Flexibility is the key, whatever type of birth you choose. Ultimately your baby is the boss – and all everyone wants for you is a safe, peaceful delivery.
Baby sling safety
Many parents use a sling or baby carrier instead of a pram to keep their baby close to them.
If you decide to use a sling, make sure you know how to use it safely, as a small number of deaths from suffocation have been linked to slings.
The Royal Society for the Prevention of Accidents (RoSPA) advises the safest slings are the ones that hold your baby solidly against your body, in an upright position.
Make sure you can see your baby, that their face is not restricted, and their airways are always clear.
The "Ticks" rule to keep your baby safe when wearing a sling or carrier is:
- T – tight
- I – in view at all times
- C – close enough to kiss
- K – keep chin off the chest
- S – supported back
3rd trimester pregnancy symptoms (at 38 weeks)
One new symptom this week could be frustration or even boredom. It really won't be long now, try to be patient!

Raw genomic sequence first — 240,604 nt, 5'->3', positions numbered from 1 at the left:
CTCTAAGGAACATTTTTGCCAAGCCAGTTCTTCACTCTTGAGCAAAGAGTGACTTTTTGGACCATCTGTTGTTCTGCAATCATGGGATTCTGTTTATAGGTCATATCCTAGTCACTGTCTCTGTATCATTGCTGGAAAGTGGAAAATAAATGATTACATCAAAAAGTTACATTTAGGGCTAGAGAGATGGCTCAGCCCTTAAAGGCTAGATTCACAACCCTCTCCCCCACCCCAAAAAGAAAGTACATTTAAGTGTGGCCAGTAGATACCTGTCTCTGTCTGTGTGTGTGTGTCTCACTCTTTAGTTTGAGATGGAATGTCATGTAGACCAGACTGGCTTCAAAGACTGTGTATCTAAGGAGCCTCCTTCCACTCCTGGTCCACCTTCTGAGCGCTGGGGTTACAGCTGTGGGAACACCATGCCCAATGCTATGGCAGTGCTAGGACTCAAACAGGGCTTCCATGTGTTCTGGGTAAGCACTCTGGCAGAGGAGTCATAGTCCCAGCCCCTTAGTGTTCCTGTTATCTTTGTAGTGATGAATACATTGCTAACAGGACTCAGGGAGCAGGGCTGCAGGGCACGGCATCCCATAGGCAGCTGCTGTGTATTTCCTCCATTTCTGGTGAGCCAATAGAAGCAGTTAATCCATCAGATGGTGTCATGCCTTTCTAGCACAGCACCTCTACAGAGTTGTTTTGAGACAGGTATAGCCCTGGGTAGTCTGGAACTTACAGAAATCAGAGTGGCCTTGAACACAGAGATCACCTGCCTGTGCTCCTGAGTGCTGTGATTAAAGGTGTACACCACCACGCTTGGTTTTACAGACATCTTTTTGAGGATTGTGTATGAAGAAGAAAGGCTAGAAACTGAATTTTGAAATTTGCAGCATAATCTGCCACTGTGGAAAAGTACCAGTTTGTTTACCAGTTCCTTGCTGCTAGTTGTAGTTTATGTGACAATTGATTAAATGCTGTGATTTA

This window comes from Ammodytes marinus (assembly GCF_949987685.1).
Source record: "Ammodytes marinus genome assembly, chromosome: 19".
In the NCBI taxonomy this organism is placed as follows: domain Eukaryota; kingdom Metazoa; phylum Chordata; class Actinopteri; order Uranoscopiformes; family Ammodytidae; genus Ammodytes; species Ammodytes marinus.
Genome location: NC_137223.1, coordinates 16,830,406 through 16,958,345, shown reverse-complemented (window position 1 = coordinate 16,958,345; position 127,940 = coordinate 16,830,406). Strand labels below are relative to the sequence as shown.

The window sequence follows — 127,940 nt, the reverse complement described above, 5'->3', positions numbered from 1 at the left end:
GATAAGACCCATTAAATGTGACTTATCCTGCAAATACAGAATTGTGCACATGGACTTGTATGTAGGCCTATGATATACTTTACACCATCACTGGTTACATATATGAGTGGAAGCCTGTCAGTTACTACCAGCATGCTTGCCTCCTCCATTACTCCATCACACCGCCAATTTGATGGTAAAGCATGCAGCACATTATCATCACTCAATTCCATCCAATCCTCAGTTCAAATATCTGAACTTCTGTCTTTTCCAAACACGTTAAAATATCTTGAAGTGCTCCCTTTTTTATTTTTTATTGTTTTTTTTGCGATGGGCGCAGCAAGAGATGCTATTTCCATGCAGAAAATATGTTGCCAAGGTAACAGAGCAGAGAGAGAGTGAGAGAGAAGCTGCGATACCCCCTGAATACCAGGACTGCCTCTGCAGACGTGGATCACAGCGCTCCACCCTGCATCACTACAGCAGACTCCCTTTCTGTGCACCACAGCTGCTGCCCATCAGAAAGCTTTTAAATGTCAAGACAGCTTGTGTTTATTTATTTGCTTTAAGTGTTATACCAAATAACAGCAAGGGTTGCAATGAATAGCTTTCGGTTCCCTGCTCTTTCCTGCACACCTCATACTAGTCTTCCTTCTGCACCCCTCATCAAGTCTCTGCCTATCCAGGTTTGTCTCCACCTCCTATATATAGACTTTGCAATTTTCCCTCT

Your signs of pregnancy could also include:
- painless contractions around your bump, known as Braxton Hicks contractions
- sleeping problems (week 19 has information on feeling tired)
- stretch marks (week 17 has information on stretch marks)
- swollen and bleeding gums (week 13 has information on gum health during pregnancy)
- pains on the side of your baby bump, caused by your expanding womb ("round ligament pains")
- piles (week 22 has information on piles)
- indigestion and heartburn (week 25 has information on digestive problems)
- bloating and constipation (week 16 has information on bloating)
- leg cramps (week 20 has information on how to deal with cramp)
- feeling hot
- swollen hands and feet
- urine infections